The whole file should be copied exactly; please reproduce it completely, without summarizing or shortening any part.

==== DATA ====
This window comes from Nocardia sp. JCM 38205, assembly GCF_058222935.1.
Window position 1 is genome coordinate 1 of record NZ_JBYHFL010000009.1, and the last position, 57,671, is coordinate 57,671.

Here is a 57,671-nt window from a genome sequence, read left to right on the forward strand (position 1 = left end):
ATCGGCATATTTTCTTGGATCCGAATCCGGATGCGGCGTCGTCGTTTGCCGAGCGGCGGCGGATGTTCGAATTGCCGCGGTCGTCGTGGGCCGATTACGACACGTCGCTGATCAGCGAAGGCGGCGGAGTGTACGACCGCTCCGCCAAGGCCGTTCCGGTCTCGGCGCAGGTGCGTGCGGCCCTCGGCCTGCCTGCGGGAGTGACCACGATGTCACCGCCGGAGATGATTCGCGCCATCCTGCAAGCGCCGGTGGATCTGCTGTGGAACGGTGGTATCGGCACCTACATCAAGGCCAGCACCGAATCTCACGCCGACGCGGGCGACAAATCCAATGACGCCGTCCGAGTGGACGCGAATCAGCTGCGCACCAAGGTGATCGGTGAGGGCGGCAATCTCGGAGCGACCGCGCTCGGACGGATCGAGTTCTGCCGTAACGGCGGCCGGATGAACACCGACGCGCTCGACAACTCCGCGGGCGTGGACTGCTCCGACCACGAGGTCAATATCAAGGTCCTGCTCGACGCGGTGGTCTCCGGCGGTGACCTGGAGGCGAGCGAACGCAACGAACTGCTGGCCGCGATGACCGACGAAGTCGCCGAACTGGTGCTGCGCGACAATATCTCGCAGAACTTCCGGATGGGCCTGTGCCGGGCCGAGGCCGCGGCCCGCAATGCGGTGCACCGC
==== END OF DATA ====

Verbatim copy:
This window comes from Nocardia sp. JCM 38205, assembly GCF_058222935.1.
Window position 1 is genome coordinate 1 of record NZ_JBYHFL010000009.1, and the last position, 57,671, is coordinate 57,671.

Here is a 57,671-nt window from a genome sequence, read left to right on the forward strand (position 1 = left end):
ATCGGCATATTTTCTTGGATCCGAATCCGGATGCGGCGTCGTCGTTTGCCGAGCGGCGGCGGATGTTCGAATTGCCGCGGTCGTCGTGGGCCGATTACGACACGTCGCTGATCAGCGAAGGCGGCGGAGTGTACGACCGCTCCGCCAAGGCCGTTCCGGTCTCGGCGCAGGTGCGTGCGGCCCTCGGCCTGCCTGCGGGAGTGACCACGATGTCACCGCCGGAGATGATTCGCGCCATCCTGCAAGCGCCGGTGGATCTGCTGTGGAACGGTGGTATCGGCACCTACATCAAGGCCAGCACCGAATCTCACGCCGACGCGGGCGACAAATCCAATGACGCCGTCCGAGTGGACGCGAATCAGCTGCGCACCAAGGTGATCGGTGAGGGCGGCAATCTCGGAGCGACCGCGCTCGGACGGATCGAGTTCTGCCGTAACGGCGGCCGGATGAACACCGACGCGCTCGACAACTCCGCGGGCGTGGACTGCTCCGACCACGAGGTCAATATCAAGGTCCTGCTCGACGCGGTGGTCTCCGGCGGTGACCTGGAGGCGAGCGAACGCAACGAACTGCTGGCCGCGATGACCGACGAAGTCGCCGAACTGGTGCTGCGCGACAATATCTCGCAGAACTTCCGGATGGGCCTGTGCCGGGCCGAGGCCGCGGCCCGCAATGCGGTGCACCGC